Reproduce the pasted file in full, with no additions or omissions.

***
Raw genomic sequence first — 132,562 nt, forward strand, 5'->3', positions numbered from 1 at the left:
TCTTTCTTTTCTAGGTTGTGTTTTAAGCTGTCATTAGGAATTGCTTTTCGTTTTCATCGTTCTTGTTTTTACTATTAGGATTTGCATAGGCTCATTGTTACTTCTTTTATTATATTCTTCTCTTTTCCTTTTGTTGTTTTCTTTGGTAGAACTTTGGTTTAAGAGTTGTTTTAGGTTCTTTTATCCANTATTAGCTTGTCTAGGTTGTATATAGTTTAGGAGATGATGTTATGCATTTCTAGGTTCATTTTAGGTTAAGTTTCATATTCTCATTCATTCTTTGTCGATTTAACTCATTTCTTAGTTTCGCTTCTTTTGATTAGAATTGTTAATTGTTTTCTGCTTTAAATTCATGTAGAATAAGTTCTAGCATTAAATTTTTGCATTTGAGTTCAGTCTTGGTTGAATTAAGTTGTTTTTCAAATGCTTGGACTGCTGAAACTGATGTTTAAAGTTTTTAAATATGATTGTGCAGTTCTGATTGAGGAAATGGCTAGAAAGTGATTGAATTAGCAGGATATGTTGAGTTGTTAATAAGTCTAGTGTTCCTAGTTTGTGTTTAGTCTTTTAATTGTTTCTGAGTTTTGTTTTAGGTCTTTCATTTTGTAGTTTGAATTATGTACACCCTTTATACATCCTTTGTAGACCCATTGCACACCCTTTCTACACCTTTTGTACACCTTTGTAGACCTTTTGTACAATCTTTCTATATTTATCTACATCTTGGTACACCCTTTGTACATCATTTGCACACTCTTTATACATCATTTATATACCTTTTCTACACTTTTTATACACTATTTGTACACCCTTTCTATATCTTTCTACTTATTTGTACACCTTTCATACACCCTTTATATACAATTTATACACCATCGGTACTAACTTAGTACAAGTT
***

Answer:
Raw genomic sequence first — 132,562 nt, forward strand, 5'->3', positions numbered from 1 at the left:
TCTTTCTTTTCTAGGTTGTGTTTTAAGCTGTCATTAGGAATTGCTTTTCGTTTTCATCGTTCTTGTTTTTACTATTAGGATTTGCATAGGCTCATTGTTACTTCTTTTATTATATTCTTCTCTTTTCCTTTTGTTGTTTTCTTTGGTAGAACTTTGGTTTAAGAGTTGTTTTAGGTTCTTTTATCCANTATTAGCTTGTCTAGGTTGTATATAGTTTAGGAGATGATGTTATGCATTTCTAGGTTCATTTTAGGTTAAGTTTCATATTCTCATTCATTCTTTGTCGATTTAACTCATTTCTTAGTTTCGCTTCTTTTGATTAGAATTGTTAATTGTTTTCTGCTTTAAATTCATGTAGAATAAGTTCTAGCATTAAATTTTTGCATTTGAGTTCAGTCTTGGTTGAATTAAGTTGTTTTTCAAATGCTTGGACTGCTGAAACTGATGTTTAAAGTTTTTAAATATGATTGTGCAGTTCTGATTGAGGAAATGGCTAGAAAGTGATTGAATTAGCAGGATATGTTGAGTTGTTAATAAGTCTAGTGTTCCTAGTTTGTGTTTAGTCTTTTAATTGTTTCTGAGTTTTGTTTTAGGTCTTTCATTTTGTAGTTTGAATTATGTACACCCTTTATACATCCTTTGTAGACCCATTGCACACCCTTTCTACACCTTTTGTACACCTTTGTAGACCTTTTGTACAATCTTTCTATATTTATCTACATCTTGGTACACCCTTTGTACATCATTTGCACACTCTTTATACATCATTTATATACCTTTTCTACACTTTTTATACACTATTTGTACACCCTTTCTATATCTTTCTACTTATTTGTACACCTTTCATACACCCTTTATATACAATTTATACACCATCGGTACTAACTTAGTACAAGTT